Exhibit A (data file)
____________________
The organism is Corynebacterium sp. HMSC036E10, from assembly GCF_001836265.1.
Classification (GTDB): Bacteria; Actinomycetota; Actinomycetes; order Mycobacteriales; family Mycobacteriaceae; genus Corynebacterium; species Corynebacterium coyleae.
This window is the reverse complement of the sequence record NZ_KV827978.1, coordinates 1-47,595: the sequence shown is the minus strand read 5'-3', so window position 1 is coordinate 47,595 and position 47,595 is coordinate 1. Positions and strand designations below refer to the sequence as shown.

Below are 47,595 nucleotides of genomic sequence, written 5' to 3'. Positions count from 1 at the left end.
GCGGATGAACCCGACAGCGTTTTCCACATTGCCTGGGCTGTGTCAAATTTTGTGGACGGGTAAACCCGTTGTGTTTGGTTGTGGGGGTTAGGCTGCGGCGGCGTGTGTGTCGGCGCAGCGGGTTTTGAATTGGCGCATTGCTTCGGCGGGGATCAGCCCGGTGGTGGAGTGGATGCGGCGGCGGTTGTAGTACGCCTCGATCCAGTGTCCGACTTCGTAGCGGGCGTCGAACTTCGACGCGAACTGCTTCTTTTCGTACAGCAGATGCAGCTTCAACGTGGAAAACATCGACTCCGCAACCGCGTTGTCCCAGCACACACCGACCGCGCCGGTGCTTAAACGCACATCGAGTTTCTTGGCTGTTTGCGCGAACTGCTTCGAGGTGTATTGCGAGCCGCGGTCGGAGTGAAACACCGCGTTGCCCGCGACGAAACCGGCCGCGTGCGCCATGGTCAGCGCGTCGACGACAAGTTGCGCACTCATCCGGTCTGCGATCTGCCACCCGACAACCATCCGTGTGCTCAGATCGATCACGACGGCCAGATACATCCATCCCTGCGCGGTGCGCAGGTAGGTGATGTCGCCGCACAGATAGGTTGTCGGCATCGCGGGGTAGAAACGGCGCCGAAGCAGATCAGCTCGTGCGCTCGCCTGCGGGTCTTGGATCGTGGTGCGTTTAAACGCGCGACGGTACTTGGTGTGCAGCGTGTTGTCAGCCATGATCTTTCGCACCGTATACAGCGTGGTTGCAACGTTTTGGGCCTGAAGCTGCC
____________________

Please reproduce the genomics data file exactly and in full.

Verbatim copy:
The organism is Corynebacterium sp. HMSC036E10, from assembly GCF_001836265.1.
Classification (GTDB): Bacteria; Actinomycetota; Actinomycetes; order Mycobacteriales; family Mycobacteriaceae; genus Corynebacterium; species Corynebacterium coyleae.
This window is the reverse complement of the sequence record NZ_KV827978.1, coordinates 1-47,595: the sequence shown is the minus strand read 5'-3', so window position 1 is coordinate 47,595 and position 47,595 is coordinate 1. Positions and strand designations below refer to the sequence as shown.

Below are 47,595 nucleotides of genomic sequence, written 5' to 3'. Positions count from 1 at the left end.
GCGGATGAACCCGACAGCGTTTTCCACATTGCCTGGGCTGTGTCAAATTTTGTGGACGGGTAAACCCGTTGTGTTTGGTTGTGGGGGTTAGGCTGCGGCGGCGTGTGTGTCGGCGCAGCGGGTTTTGAATTGGCGCATTGCTTCGGCGGGGATCAGCCCGGTGGTGGAGTGGATGCGGCGGCGGTTGTAGTACGCCTCGATCCAGTGTCCGACTTCGTAGCGGGCGTCGAACTTCGACGCGAACTGCTTCTTTTCGTACAGCAGATGCAGCTTCAACGTGGAAAACATCGACTCCGCAACCGCGTTGTCCCAGCACACACCGACCGCGCCGGTGCTTAAACGCACATCGAGTTTCTTGGCTGTTTGCGCGAACTGCTTCGAGGTGTATTGCGAGCCGCGGTCGGAGTGAAACACCGCGTTGCCCGCGACGAAACCGGCCGCGTGCGCCATGGTCAGCGCGTCGACGACAAGTTGCGCACTCATCCGGTCTGCGATCTGCCACCCGACAACCATCCGTGTGCTCAGATCGATCACGACGGCCAGATACATCCATCCCTGCGCGGTGCGCAGGTAGGTGATGTCGCCGCACAGATAGGTTGTCGGCATCGCGGGGTAGAAACGGCGCCGAAGCAGATCAGCTCGTGCGCTCGCCTGCGGGTCTTGGATCGTGGTGCGTTTAAACGCGCGACGGTACTTGGTGTGCAGCGTGTTGTCAGCCATGATCTTTCGCACCGTATACAGCGTGGTTGCAACGTTTTGGGCCTGAAGCTGCC